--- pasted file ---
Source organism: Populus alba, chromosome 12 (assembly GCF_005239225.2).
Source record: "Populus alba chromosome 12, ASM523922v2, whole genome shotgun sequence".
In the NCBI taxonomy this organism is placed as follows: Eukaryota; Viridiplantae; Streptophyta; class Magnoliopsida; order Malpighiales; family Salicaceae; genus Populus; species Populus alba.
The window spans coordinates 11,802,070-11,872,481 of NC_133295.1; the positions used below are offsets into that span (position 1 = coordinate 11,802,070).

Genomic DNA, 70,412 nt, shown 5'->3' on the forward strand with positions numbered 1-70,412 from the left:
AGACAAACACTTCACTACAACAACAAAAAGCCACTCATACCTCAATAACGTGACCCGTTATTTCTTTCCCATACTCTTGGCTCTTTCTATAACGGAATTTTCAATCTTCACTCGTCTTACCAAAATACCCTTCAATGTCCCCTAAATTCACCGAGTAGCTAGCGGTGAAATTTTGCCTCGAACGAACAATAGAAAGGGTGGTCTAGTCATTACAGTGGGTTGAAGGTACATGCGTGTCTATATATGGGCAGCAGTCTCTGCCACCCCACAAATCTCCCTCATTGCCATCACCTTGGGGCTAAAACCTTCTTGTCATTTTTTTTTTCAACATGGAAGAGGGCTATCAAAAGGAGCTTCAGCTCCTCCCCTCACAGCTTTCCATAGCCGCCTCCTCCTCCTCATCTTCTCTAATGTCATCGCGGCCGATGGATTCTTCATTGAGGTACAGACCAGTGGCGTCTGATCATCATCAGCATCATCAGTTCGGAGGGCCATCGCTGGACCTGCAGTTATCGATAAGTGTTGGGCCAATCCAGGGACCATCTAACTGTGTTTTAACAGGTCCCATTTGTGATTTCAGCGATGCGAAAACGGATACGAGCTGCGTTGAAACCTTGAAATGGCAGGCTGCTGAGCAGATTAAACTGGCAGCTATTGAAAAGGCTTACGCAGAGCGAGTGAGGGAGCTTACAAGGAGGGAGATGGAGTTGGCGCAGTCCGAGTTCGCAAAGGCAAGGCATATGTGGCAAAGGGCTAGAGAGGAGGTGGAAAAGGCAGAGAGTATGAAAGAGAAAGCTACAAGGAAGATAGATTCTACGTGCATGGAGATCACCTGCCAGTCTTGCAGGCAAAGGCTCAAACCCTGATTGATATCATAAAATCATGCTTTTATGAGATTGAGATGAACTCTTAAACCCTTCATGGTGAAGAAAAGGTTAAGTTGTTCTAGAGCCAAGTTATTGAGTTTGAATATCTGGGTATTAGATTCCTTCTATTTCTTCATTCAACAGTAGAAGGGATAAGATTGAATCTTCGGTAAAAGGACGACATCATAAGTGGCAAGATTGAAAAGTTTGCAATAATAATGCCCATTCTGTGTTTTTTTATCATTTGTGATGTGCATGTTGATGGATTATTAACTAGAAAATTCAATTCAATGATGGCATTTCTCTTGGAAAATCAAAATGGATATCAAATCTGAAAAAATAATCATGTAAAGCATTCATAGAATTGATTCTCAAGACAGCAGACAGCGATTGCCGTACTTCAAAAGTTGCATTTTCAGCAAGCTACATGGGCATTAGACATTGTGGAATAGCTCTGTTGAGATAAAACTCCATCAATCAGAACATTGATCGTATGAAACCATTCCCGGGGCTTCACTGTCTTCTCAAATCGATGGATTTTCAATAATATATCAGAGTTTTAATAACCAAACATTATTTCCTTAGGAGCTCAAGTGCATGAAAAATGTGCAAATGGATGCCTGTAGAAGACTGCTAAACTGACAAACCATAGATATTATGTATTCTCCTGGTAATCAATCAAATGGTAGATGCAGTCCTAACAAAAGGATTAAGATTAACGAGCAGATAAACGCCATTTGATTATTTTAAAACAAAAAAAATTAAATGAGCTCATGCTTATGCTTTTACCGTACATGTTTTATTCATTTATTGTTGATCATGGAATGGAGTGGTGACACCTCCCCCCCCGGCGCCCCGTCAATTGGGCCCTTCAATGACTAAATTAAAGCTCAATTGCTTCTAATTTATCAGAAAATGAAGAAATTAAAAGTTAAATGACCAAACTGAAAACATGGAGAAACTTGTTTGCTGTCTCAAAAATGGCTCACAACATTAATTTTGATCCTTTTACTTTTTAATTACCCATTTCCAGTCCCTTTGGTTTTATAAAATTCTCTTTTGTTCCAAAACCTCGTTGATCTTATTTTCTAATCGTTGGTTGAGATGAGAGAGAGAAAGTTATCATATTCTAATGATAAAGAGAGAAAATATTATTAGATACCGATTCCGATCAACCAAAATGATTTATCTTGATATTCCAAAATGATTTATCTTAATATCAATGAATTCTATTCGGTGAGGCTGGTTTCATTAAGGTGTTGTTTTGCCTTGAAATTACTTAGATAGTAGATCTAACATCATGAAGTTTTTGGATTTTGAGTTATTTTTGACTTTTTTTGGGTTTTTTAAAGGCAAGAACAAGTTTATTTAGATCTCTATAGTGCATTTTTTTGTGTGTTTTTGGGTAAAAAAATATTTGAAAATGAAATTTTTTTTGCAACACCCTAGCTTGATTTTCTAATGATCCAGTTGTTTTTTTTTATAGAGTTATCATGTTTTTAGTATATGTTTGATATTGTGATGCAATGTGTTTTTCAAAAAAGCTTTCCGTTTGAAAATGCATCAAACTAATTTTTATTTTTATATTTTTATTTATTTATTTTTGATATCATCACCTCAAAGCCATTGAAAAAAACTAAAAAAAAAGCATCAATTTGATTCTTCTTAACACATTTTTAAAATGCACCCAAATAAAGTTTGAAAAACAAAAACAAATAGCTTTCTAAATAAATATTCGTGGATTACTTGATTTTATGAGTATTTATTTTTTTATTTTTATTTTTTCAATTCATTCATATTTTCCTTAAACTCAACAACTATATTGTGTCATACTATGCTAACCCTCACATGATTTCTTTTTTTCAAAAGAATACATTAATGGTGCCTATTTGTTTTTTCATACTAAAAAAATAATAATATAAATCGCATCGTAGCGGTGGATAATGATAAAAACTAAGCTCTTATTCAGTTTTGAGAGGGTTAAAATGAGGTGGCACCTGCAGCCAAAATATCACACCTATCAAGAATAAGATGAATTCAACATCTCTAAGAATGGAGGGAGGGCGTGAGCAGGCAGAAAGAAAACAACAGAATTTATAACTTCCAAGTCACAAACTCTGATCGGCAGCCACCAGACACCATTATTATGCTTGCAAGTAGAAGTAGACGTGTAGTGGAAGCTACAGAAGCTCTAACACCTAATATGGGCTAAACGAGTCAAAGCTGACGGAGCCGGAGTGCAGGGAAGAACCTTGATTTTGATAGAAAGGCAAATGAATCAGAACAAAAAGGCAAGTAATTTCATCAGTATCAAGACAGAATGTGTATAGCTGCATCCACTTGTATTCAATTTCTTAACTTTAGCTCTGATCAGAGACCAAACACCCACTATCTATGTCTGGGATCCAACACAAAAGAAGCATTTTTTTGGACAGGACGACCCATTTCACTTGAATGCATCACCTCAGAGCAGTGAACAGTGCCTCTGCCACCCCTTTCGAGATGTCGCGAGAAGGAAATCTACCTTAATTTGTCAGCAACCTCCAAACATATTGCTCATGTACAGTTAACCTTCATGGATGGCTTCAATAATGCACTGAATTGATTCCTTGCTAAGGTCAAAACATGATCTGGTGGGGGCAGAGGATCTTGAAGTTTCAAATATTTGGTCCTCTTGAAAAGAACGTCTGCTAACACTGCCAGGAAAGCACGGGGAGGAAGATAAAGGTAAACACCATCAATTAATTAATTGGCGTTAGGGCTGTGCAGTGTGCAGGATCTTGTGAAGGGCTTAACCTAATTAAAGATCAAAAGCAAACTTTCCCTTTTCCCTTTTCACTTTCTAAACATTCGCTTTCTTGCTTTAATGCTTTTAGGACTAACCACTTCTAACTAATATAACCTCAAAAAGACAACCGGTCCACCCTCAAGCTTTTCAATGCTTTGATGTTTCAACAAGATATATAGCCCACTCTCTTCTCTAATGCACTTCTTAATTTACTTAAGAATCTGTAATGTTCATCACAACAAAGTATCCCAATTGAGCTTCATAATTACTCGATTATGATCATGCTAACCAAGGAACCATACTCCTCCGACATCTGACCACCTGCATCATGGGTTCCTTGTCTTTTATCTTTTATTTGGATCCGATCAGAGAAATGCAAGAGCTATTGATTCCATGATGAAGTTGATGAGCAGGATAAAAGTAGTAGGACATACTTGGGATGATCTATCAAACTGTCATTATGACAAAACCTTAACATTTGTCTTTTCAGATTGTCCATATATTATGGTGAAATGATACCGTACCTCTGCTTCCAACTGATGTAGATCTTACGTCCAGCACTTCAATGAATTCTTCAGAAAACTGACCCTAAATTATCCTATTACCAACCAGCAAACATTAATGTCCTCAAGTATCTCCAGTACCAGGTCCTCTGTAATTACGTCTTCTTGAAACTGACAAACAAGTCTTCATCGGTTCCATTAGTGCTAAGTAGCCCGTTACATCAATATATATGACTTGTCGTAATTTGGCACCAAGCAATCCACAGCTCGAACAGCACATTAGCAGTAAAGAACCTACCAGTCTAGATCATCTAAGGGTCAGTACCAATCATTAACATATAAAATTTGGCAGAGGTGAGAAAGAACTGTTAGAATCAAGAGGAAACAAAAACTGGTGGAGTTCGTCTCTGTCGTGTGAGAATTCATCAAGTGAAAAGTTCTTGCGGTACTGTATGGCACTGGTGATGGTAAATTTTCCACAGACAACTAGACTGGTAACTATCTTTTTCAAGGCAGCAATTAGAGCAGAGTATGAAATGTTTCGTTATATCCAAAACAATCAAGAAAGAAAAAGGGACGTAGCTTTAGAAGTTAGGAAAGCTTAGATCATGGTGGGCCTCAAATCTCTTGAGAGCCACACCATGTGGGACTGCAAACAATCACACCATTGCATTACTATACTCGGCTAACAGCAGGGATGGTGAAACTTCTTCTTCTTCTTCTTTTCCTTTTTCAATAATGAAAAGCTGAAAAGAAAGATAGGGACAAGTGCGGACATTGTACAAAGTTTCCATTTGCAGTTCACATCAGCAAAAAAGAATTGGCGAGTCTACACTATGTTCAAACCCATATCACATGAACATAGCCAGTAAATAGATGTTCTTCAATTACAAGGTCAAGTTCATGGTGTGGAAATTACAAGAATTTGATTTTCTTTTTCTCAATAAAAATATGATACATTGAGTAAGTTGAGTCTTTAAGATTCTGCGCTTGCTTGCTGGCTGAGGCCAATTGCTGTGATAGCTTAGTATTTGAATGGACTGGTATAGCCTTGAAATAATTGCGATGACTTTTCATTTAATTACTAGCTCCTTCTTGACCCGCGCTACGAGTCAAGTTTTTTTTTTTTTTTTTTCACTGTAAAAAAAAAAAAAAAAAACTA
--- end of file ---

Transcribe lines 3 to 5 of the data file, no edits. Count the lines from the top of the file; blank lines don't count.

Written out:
In the NCBI taxonomy this organism is placed as follows: Eukaryota; Viridiplantae; Streptophyta; class Magnoliopsida; order Malpighiales; family Salicaceae; genus Populus; species Populus alba.
The window spans coordinates 11,802,070-11,872,481 of NC_133295.1; the positions used below are offsets into that span (position 1 = coordinate 11,802,070).

Genomic DNA, 70,412 nt, shown 5'->3' on the forward strand with positions numbered 1-70,412 from the left: